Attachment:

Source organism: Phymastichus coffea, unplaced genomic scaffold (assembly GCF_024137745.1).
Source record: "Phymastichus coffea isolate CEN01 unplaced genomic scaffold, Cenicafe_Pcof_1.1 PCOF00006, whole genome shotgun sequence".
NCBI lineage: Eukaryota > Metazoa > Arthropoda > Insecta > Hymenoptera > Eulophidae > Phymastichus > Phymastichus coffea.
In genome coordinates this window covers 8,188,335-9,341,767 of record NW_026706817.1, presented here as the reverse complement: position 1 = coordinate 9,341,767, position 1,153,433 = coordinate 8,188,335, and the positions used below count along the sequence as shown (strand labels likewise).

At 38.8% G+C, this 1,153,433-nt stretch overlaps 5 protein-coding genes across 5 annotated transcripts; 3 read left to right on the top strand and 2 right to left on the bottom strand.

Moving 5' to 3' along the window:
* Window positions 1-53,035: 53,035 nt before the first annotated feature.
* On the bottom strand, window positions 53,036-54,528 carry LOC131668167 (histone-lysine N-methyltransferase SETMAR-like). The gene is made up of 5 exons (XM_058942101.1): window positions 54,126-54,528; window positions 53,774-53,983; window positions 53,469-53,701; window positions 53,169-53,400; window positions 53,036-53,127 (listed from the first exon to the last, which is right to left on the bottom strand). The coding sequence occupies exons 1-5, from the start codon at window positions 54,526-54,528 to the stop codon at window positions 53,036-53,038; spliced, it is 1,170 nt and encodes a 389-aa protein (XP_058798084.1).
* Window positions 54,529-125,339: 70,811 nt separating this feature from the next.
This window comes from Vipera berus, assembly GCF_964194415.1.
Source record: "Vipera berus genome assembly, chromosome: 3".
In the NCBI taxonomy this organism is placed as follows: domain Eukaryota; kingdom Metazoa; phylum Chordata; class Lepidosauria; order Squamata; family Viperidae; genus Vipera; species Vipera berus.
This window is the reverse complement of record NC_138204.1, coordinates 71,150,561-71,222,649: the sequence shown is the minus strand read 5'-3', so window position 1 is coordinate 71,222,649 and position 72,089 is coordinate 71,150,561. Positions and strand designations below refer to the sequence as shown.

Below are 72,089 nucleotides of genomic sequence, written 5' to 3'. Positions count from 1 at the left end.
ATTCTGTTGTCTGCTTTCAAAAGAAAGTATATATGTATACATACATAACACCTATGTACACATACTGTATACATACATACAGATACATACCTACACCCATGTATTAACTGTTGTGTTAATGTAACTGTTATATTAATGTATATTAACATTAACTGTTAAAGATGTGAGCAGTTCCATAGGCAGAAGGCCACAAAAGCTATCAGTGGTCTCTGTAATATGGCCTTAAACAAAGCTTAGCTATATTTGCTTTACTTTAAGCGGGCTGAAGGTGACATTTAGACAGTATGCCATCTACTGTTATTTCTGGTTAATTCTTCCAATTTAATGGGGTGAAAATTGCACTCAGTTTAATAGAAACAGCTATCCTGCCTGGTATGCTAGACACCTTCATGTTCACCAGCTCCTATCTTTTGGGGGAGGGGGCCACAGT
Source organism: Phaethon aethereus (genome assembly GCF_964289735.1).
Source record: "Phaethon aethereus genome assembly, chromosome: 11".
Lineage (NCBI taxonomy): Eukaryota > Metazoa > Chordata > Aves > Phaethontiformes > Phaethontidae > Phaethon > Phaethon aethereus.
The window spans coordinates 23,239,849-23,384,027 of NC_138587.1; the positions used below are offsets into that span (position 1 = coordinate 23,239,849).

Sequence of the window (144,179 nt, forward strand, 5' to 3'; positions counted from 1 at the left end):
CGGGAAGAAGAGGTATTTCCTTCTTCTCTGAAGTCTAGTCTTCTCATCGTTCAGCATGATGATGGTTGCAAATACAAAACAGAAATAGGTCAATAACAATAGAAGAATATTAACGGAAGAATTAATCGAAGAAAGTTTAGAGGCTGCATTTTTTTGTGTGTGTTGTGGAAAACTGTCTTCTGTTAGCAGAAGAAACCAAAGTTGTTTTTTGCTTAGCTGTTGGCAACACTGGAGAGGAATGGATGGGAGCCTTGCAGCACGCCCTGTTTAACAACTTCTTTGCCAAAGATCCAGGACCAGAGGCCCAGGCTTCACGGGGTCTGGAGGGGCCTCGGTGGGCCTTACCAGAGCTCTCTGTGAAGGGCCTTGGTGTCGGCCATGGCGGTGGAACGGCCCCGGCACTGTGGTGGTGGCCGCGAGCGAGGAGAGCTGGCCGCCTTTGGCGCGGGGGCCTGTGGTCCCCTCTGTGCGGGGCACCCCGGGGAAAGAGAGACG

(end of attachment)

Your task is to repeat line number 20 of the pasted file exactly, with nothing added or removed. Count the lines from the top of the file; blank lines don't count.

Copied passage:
Sequence of the window (144,179 nt, forward strand, 5' to 3'; positions counted from 1 at the left end):